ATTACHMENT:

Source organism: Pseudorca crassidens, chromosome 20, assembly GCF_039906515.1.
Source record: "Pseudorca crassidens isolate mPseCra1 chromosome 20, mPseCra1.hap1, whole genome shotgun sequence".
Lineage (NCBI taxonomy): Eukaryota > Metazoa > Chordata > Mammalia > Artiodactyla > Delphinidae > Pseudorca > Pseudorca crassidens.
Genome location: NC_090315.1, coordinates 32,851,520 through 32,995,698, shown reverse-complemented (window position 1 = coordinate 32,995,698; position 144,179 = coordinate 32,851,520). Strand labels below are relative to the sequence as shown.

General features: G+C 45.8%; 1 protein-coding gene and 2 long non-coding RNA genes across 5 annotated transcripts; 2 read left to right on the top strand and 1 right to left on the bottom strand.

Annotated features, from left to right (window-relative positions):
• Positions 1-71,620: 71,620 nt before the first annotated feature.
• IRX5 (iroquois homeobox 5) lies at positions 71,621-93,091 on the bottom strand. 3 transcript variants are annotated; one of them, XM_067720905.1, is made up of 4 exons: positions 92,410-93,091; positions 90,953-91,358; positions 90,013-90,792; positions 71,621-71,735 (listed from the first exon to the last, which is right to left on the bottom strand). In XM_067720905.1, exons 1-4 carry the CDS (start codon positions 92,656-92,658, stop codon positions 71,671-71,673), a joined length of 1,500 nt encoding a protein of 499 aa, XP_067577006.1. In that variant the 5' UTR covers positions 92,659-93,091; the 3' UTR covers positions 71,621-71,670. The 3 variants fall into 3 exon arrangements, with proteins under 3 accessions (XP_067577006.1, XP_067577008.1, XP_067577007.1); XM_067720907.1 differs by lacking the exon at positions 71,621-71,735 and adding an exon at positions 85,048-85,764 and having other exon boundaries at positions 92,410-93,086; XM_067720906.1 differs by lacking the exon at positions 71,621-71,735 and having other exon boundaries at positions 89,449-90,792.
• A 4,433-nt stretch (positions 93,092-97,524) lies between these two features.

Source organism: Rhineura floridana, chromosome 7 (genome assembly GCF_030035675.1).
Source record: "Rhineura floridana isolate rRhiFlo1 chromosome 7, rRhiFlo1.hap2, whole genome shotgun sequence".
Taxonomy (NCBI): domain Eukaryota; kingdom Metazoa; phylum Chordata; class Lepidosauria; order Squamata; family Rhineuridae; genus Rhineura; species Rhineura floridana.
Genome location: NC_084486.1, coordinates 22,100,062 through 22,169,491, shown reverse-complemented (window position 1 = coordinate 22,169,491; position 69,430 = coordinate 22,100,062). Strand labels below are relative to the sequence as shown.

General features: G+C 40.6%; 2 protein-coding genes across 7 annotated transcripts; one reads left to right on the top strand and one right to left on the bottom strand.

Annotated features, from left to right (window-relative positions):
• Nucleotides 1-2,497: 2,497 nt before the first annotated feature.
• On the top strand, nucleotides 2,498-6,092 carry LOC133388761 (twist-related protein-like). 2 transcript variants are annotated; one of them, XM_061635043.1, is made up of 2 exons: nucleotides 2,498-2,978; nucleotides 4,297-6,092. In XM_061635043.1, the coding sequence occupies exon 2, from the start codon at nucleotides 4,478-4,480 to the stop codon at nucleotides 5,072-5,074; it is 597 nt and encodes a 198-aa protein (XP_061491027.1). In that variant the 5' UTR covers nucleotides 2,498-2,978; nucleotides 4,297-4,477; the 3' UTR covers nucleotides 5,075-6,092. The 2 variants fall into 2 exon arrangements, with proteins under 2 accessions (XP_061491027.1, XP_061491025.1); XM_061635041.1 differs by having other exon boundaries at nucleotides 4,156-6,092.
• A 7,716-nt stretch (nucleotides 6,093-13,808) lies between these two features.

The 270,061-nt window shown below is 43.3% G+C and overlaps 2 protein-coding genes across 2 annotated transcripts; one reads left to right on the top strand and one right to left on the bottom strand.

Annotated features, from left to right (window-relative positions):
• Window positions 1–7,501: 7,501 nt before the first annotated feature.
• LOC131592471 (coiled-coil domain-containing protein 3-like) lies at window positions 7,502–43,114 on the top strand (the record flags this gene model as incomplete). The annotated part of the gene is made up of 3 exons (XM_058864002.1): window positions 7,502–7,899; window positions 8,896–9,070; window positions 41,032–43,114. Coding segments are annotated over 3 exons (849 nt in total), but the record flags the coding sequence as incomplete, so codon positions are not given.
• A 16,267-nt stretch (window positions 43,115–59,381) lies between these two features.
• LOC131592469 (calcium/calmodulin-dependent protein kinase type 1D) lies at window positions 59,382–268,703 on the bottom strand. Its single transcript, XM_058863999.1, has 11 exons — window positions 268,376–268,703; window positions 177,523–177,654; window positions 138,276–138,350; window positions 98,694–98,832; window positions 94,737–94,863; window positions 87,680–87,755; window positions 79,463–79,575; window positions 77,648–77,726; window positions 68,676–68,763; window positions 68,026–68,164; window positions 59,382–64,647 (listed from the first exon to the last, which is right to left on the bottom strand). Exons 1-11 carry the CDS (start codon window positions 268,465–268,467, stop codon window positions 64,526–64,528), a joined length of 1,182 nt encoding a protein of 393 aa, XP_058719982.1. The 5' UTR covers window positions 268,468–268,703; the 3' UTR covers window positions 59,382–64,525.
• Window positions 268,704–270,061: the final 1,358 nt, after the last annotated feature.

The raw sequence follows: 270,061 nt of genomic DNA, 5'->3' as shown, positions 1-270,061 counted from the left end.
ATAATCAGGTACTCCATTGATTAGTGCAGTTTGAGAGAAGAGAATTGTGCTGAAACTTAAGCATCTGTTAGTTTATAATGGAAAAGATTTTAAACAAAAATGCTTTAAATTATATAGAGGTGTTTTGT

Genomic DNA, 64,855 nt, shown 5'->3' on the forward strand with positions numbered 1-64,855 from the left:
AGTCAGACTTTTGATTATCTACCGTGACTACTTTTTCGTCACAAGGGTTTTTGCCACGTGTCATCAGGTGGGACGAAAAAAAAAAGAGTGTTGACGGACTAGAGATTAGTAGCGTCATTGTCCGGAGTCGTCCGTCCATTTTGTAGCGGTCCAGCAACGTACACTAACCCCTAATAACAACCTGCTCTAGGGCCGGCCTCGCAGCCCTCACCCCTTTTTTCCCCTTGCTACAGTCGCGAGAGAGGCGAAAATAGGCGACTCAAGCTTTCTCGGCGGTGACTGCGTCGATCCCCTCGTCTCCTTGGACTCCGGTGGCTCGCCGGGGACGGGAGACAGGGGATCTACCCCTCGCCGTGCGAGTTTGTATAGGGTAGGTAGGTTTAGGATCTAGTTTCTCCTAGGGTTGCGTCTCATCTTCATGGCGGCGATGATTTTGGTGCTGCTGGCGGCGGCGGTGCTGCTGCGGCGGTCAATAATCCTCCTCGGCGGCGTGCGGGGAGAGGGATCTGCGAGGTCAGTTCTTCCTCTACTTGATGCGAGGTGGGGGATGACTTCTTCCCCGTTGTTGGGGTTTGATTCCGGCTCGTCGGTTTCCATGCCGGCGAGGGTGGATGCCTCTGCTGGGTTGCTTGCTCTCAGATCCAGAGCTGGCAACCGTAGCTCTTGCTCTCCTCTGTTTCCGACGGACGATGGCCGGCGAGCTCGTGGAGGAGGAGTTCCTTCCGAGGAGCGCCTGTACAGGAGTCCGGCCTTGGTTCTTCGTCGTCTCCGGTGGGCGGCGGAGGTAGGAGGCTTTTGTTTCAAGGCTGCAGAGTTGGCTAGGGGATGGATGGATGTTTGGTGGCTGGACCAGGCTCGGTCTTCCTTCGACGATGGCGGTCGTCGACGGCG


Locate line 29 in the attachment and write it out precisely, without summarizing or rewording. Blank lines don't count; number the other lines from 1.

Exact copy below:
AGTCAGACTTTTGATTATCTACCGTGACTACTTTTTCGTCACAAGGGTTTTTGCCACGTGTCATCAGGTGGGACGAAAAAAAAAAGAGTGTTGACGGACTAGAGATTAGTAGCGTCATTGTCCGGAGTCGTCCGTCCATTTTGTAGCGGTCCAGCAACGTACACTAACCCCTAATAACAACCTGCTCTAGGGCCGGCCTCGCAGCCCTCACCCCTTTTTTCCCCTTGCTACAGTCGCGAGAGAGGCGAAAATAGGCGACTCAAGCTTTCTCGGCGGTGACTGCGTCGATCCCCTCGTCTCCTTGGACTCCGGTGGCTCGCCGGGGACGGGAGACAGGGGATCTACCCCTCGCCGTGCGAGTTTGTATAGGGTAGGTAGGTTTAGGATCTAGTTTCTCCTAGGGTTGCGTCTCATCTTCATGGCGGCGATGATTTTGGTGCTGCTGGCGGCGGCGGTGCTGCTGCGGCGGTCAATAATCCTCCTCGGCGGCGTGCGGGGAGAGGGATCTGCGAGGTCAGTTCTTCCTCTACTTGATGCGAGGTGGGGGATGACTTCTTCCCCGTTGTTGGGGTTTGATTCCGGCTCGTCGGTTTCCATGCCGGCGAGGGTGGATGCCTCTGCTGGGTTGCTTGCTCTCAGATCCAGAGCTGGCAACCGTAGCTCTTGCTCTCCTCTGTTTCCGACGGACGATGGCCGGCGAGCTCGTGGAGGAGGAGTTCCTTCCGAGGAGCGCCTGTACAGGAGTCCGGCCTTGGTTCTTCGTCGTCTCCGGTGGGCGGCGGAGGTAGGAGGCTTTTGTTTCAAGGCTGCAGAGTTGGCTAGGGGATGGATGGATGTTTGGTGGCTGGACCAGGCTCGGTCTTCCTTCGACGATGGCGGTCGTCGACGGCG